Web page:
State Bail Bonds vs. Federal Bonds
State Bail Bonds, and Federal Bonds are completely different, and not to be confused. State bail bonds are regulated by their respective state, and rely upon a set bail schedule. In a lot of state cases, a defendant can secure their freedom by utilizing a state bail, before attending their trial.
When a defendant has been charged with a federal crime, they will appear before a Magistrate prior to a bail being established. A Magistrate has the absolute power to release a defendant on their own recognizance, apply unrestricted bail, or even a bail with restrictions. Some of the restrictions that could apply include, travel prohibition, gainfully seek employment, mandatory drug and/or alcohol testing, and even submitting to psychological, or psychiatric testing. Federal bonds do not have a set bail schedule, like state bail does. The bail amount is left totally to the discretion of the Magistrate. It is also natural to assume that a federal bail will indeed be much higher than that of a state bail.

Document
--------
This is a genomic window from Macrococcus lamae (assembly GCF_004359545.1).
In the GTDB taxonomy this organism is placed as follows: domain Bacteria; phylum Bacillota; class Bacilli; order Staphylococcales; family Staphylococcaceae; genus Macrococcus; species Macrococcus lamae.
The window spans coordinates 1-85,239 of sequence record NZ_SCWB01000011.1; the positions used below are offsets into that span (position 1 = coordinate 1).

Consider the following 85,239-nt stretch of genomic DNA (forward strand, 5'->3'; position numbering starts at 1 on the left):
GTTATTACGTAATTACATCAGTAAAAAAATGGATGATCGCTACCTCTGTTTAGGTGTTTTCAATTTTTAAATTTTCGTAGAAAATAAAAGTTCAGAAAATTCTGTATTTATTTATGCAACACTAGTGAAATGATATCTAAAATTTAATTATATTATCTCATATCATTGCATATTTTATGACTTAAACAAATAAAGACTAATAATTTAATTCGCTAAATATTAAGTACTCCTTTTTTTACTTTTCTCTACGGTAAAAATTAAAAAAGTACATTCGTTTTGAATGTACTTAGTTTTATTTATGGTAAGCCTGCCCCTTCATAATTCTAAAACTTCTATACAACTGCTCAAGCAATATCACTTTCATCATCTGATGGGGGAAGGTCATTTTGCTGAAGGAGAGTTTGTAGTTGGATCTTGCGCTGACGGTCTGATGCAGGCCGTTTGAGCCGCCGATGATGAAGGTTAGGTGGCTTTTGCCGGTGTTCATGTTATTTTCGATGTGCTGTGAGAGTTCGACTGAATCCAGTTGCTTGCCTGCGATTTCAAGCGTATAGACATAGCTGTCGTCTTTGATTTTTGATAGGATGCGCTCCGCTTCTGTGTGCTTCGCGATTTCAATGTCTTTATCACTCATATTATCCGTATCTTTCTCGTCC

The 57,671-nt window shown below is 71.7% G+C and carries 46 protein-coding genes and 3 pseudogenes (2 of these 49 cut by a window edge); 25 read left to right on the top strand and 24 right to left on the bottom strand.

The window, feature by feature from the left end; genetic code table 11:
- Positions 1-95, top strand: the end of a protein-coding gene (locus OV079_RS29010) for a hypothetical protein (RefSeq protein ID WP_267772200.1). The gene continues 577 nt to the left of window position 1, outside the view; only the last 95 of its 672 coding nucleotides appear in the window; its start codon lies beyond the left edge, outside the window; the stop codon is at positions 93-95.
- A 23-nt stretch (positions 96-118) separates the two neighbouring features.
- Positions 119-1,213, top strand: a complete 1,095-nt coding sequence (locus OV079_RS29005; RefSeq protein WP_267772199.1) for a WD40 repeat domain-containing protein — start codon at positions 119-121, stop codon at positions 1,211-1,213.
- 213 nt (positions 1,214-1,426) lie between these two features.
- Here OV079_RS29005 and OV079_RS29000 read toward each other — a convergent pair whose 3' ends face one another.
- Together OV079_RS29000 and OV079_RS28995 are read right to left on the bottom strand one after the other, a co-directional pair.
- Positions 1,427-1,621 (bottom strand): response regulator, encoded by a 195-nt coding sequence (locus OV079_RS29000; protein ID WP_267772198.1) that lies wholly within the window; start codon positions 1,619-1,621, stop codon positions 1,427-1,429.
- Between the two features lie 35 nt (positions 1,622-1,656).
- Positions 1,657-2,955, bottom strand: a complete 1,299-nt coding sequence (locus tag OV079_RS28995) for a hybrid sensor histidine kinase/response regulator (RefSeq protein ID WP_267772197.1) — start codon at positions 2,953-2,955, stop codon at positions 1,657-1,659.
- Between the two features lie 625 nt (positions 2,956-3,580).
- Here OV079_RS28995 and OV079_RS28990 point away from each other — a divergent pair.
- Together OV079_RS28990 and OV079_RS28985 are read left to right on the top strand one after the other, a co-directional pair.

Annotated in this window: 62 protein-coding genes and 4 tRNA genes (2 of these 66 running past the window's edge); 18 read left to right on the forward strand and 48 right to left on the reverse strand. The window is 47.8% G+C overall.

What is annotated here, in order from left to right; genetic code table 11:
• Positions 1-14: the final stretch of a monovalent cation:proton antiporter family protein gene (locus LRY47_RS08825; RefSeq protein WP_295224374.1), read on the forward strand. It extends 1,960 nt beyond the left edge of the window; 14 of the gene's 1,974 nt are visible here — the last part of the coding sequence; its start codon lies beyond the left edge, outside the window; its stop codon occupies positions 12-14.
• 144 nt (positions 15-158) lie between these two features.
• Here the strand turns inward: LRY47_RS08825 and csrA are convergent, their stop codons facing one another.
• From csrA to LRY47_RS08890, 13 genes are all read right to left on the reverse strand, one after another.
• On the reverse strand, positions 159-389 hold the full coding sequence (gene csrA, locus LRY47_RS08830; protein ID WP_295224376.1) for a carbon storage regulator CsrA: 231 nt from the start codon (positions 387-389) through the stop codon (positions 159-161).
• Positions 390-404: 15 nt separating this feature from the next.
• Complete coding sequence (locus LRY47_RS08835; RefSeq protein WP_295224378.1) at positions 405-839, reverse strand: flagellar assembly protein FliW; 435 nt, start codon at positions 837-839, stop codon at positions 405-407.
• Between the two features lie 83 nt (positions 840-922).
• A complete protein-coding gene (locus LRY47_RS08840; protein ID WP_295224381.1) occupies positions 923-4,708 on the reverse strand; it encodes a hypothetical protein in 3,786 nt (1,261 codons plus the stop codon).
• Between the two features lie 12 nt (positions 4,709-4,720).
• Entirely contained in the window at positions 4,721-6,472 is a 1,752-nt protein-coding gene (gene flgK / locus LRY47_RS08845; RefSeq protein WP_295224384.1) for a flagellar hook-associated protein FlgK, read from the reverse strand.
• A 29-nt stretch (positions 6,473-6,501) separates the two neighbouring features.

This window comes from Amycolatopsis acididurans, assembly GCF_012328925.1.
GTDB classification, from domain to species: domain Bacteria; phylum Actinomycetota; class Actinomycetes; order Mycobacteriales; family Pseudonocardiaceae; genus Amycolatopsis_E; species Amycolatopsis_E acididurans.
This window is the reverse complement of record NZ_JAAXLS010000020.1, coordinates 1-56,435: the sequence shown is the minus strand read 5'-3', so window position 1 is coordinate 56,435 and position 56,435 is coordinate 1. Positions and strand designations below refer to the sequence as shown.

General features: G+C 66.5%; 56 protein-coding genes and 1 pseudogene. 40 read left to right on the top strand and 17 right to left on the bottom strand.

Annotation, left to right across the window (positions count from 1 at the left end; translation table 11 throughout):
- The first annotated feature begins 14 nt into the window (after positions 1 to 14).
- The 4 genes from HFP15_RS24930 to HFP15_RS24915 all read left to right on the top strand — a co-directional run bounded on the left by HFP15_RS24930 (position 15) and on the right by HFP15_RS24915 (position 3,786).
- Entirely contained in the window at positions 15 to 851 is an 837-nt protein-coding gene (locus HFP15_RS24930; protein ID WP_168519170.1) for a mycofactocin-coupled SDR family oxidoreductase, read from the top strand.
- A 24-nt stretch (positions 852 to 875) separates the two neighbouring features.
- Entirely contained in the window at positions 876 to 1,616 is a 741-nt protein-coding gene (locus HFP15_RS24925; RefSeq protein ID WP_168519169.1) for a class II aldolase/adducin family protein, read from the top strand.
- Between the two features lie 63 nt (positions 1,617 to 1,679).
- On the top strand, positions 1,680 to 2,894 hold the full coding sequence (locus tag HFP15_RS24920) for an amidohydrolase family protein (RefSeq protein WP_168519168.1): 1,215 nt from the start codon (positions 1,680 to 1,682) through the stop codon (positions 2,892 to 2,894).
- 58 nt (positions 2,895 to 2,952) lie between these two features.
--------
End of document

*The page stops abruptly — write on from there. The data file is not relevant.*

To date, there are approximately 4,500 crimes that can result in being prosecuted at a federal level. Some examples of federal crimes include:
- Customs Violations
- Tax Evasion
- Bank Robbery
- Mail Fraud
- Organized Crime
- Importation of Illegal Drugs
These are just a very few of the serious crimes that will automatically attract federal charges.
When someone has actually been arrested for a federal crime, it is normal for their bail bond to cost 15% of the entire bail amount, unlike 10% in a lot of state bail bonds cases. For example, if $50,000 is the amount set on the federal bail, then a federal bail bond will cost $7,500. Federal bail bonds normally take longer to process than state bail bonds, and therefore require more work from the bail bondsman. The rate that a federal bail bonds company can charge is regulated, much the same as with state bail.
If you or someone you know is charged with a federal crime, it is imperative that you contact a reputable, and experience bail bonds company. Federal charges are not something you should attempt to handle on your own.